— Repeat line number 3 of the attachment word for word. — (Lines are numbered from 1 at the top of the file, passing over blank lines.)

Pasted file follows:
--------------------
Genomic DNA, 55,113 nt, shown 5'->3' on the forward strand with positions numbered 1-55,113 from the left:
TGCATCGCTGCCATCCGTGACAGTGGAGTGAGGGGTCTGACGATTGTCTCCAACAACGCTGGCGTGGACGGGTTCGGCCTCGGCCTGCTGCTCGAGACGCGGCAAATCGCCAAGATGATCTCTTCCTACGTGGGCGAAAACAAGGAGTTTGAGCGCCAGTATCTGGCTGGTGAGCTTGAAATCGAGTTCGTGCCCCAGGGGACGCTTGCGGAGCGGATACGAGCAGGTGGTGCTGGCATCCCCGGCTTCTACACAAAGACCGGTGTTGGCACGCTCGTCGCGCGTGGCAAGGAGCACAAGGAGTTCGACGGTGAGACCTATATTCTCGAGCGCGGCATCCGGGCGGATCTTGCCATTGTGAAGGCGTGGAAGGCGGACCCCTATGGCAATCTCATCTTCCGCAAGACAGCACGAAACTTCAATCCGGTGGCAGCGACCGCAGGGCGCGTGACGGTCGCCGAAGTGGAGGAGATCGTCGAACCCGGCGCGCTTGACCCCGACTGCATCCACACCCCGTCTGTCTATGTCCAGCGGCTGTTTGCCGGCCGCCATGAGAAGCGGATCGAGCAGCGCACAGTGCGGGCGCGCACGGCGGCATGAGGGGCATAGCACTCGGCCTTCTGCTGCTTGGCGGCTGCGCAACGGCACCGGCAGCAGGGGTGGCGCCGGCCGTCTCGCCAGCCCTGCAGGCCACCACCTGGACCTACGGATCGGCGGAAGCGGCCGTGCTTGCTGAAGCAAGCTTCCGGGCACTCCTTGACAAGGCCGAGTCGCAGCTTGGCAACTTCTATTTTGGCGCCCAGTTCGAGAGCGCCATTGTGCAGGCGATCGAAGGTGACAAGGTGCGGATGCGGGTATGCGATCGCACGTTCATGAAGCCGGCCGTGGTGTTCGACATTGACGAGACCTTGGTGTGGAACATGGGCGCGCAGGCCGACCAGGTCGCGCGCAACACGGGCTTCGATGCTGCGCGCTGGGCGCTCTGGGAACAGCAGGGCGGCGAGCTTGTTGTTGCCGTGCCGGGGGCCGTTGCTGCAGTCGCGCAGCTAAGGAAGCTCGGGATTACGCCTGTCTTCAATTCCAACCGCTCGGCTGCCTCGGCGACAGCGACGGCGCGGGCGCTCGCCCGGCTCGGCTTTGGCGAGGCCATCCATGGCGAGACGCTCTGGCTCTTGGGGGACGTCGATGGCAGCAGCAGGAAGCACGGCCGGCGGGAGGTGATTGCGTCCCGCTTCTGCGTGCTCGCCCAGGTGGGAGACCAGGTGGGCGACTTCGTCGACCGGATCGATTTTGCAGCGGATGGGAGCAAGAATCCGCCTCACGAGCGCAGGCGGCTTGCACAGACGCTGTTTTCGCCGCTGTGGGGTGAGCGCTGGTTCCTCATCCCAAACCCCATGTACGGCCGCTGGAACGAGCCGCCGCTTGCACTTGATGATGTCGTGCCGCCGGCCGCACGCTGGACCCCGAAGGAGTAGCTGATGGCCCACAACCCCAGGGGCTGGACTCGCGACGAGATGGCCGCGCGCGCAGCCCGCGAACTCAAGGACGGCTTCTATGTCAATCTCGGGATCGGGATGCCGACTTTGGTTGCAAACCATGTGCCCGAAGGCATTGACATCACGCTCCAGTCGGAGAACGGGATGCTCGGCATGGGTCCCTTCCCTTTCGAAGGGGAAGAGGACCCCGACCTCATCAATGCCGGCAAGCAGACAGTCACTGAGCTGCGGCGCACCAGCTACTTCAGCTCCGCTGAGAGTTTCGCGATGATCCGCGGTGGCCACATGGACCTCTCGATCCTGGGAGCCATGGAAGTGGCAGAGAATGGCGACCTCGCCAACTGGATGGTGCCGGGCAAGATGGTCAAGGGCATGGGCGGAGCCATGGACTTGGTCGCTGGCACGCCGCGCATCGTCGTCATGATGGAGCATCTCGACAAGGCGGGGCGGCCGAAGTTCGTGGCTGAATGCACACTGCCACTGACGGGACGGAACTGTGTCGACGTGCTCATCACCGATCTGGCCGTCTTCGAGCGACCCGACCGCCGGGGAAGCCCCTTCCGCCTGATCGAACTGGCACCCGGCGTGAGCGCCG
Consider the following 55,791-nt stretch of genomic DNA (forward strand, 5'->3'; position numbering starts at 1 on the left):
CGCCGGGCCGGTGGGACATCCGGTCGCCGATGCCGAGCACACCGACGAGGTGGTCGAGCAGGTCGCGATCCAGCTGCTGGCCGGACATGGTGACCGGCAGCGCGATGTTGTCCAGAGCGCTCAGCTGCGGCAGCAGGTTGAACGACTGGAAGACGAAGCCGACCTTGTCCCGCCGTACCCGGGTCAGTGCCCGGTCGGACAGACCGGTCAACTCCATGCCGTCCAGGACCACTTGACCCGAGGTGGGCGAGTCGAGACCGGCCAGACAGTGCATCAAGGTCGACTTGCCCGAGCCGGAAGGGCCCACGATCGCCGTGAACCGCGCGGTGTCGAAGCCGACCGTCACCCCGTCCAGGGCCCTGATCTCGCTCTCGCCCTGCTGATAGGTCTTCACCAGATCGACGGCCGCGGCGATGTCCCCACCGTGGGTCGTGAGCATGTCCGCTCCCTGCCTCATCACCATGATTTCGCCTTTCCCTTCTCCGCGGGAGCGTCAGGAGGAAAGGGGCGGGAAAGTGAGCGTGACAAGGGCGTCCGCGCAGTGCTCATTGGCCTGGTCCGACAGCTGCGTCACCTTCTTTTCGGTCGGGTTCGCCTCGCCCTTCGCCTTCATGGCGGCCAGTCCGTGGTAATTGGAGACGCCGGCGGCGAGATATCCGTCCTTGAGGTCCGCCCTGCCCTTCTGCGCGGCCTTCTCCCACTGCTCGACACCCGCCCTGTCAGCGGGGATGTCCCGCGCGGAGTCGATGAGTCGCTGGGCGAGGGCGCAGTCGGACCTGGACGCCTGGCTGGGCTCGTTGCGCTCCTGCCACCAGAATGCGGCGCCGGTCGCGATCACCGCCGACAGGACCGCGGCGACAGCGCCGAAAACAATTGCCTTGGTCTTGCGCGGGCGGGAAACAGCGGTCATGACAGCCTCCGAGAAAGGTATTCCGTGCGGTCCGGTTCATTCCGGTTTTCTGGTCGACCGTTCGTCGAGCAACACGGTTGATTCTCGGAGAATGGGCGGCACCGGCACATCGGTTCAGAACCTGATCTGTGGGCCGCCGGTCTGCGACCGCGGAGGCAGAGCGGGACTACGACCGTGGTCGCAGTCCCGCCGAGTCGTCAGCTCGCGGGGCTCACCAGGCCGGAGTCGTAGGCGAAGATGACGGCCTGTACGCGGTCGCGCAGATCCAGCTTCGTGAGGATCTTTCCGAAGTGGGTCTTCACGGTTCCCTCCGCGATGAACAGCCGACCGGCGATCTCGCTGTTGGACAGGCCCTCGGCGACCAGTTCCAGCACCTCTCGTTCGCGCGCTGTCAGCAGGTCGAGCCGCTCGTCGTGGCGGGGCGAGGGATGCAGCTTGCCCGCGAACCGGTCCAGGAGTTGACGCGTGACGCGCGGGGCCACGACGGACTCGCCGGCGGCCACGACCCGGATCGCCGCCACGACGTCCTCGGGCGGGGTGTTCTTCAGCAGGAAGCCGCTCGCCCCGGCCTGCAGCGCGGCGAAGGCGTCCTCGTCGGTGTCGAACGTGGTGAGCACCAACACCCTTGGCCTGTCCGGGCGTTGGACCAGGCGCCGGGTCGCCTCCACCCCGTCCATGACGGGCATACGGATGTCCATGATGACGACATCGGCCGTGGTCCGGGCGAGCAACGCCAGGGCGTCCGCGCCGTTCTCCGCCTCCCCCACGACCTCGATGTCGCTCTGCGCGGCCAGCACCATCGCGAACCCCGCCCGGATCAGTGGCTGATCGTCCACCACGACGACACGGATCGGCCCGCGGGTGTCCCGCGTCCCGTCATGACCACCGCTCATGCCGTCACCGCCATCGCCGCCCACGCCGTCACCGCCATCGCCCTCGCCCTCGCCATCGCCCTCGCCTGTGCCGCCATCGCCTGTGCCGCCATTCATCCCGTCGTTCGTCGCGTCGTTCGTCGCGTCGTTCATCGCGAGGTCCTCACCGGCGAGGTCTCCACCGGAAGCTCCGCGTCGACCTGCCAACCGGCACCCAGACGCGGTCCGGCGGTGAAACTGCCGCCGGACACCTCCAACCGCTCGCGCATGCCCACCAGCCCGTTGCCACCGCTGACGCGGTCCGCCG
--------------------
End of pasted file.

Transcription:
Consider the following 55,791-nt stretch of genomic DNA (forward strand, 5'->3'; position numbering starts at 1 on the left):